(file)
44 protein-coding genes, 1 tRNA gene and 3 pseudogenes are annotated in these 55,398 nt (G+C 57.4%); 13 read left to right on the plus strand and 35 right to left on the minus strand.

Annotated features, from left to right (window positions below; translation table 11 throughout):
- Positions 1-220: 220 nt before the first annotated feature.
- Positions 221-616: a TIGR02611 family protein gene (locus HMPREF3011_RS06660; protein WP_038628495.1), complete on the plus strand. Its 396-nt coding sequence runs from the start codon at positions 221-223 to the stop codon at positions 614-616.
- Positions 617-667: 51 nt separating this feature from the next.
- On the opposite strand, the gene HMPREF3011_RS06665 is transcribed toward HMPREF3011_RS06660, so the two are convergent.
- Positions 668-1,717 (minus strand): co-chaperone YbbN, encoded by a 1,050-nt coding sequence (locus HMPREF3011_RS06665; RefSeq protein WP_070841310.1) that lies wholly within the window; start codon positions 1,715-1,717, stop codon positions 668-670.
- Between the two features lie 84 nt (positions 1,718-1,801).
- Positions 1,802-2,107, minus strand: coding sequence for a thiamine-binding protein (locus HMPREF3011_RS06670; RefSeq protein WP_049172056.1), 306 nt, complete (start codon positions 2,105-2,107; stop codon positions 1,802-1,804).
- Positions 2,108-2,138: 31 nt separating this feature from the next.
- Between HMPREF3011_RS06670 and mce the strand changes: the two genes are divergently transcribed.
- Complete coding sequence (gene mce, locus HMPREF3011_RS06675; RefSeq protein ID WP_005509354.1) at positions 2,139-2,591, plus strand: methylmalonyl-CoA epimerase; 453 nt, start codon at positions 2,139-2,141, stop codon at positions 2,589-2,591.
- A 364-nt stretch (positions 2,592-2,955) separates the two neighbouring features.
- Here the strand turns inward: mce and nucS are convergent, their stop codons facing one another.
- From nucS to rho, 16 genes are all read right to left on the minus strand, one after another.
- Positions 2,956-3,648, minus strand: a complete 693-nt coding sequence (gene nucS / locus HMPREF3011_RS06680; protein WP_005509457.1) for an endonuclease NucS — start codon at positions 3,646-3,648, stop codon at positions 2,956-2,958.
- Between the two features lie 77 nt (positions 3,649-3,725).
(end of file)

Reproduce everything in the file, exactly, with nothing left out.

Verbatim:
44 protein-coding genes, 1 tRNA gene and 3 pseudogenes are annotated in these 55,398 nt (G+C 57.4%); 13 read left to right on the plus strand and 35 right to left on the minus strand.

Annotated features, from left to right (window positions below; translation table 11 throughout):
- Positions 1-220: 220 nt before the first annotated feature.
- Positions 221-616: a TIGR02611 family protein gene (locus HMPREF3011_RS06660; protein WP_038628495.1), complete on the plus strand. Its 396-nt coding sequence runs from the start codon at positions 221-223 to the stop codon at positions 614-616.
- Positions 617-667: 51 nt separating this feature from the next.
- On the opposite strand, the gene HMPREF3011_RS06665 is transcribed toward HMPREF3011_RS06660, so the two are convergent.
- Positions 668-1,717 (minus strand): co-chaperone YbbN, encoded by a 1,050-nt coding sequence (locus HMPREF3011_RS06665; RefSeq protein WP_070841310.1) that lies wholly within the window; start codon positions 1,715-1,717, stop codon positions 668-670.
- Between the two features lie 84 nt (positions 1,718-1,801).
- Positions 1,802-2,107, minus strand: coding sequence for a thiamine-binding protein (locus HMPREF3011_RS06670; RefSeq protein WP_049172056.1), 306 nt, complete (start codon positions 2,105-2,107; stop codon positions 1,802-1,804).
- Positions 2,108-2,138: 31 nt separating this feature from the next.
- Between HMPREF3011_RS06670 and mce the strand changes: the two genes are divergently transcribed.
- Complete coding sequence (gene mce, locus HMPREF3011_RS06675; RefSeq protein ID WP_005509354.1) at positions 2,139-2,591, plus strand: methylmalonyl-CoA epimerase; 453 nt, start codon at positions 2,139-2,141, stop codon at positions 2,589-2,591.
- A 364-nt stretch (positions 2,592-2,955) separates the two neighbouring features.
- Here the strand turns inward: mce and nucS are convergent, their stop codons facing one another.
- From nucS to rho, 16 genes are all read right to left on the minus strand, one after another.
- Positions 2,956-3,648, minus strand: a complete 693-nt coding sequence (gene nucS / locus HMPREF3011_RS06680; protein WP_005509457.1) for an endonuclease NucS — start codon at positions 3,646-3,648, stop codon at positions 2,956-2,958.
- Between the two features lie 77 nt (positions 3,649-3,725).